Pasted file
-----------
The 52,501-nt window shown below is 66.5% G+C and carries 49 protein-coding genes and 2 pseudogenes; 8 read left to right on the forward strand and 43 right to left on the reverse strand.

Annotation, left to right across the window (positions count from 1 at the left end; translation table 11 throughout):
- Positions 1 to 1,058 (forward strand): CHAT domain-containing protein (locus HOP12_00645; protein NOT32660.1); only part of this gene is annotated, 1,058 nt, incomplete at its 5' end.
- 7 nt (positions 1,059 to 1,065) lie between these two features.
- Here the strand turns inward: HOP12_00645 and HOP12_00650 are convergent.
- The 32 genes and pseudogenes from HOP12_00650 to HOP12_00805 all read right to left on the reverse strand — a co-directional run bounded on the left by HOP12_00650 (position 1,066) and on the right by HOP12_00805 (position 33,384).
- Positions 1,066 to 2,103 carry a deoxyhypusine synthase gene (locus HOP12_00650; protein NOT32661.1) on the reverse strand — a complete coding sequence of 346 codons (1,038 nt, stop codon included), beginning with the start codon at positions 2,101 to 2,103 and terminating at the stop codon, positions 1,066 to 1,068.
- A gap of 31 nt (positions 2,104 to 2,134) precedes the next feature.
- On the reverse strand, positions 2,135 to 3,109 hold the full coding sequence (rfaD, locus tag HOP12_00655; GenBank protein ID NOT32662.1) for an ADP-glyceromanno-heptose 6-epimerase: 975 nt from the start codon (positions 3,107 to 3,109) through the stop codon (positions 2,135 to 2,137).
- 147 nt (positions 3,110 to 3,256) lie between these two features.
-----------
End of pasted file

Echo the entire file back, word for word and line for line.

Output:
The 52,501-nt window shown below is 66.5% G+C and carries 49 protein-coding genes and 2 pseudogenes; 8 read left to right on the forward strand and 43 right to left on the reverse strand.

Annotation, left to right across the window (positions count from 1 at the left end; translation table 11 throughout):
- Positions 1 to 1,058 (forward strand): CHAT domain-containing protein (locus HOP12_00645; protein NOT32660.1); only part of this gene is annotated, 1,058 nt, incomplete at its 5' end.
- 7 nt (positions 1,059 to 1,065) lie between these two features.
- Here the strand turns inward: HOP12_00645 and HOP12_00650 are convergent.
- The 32 genes and pseudogenes from HOP12_00650 to HOP12_00805 all read right to left on the reverse strand — a co-directional run bounded on the left by HOP12_00650 (position 1,066) and on the right by HOP12_00805 (position 33,384).
- Positions 1,066 to 2,103 carry a deoxyhypusine synthase gene (locus HOP12_00650; protein NOT32661.1) on the reverse strand — a complete coding sequence of 346 codons (1,038 nt, stop codon included), beginning with the start codon at positions 2,101 to 2,103 and terminating at the stop codon, positions 1,066 to 1,068.
- A gap of 31 nt (positions 2,104 to 2,134) precedes the next feature.
- On the reverse strand, positions 2,135 to 3,109 hold the full coding sequence (rfaD, locus tag HOP12_00655; GenBank protein ID NOT32662.1) for an ADP-glyceromanno-heptose 6-epimerase: 975 nt from the start codon (positions 3,107 to 3,109) through the stop codon (positions 2,135 to 2,137).
- 147 nt (positions 3,110 to 3,256) lie between these two features.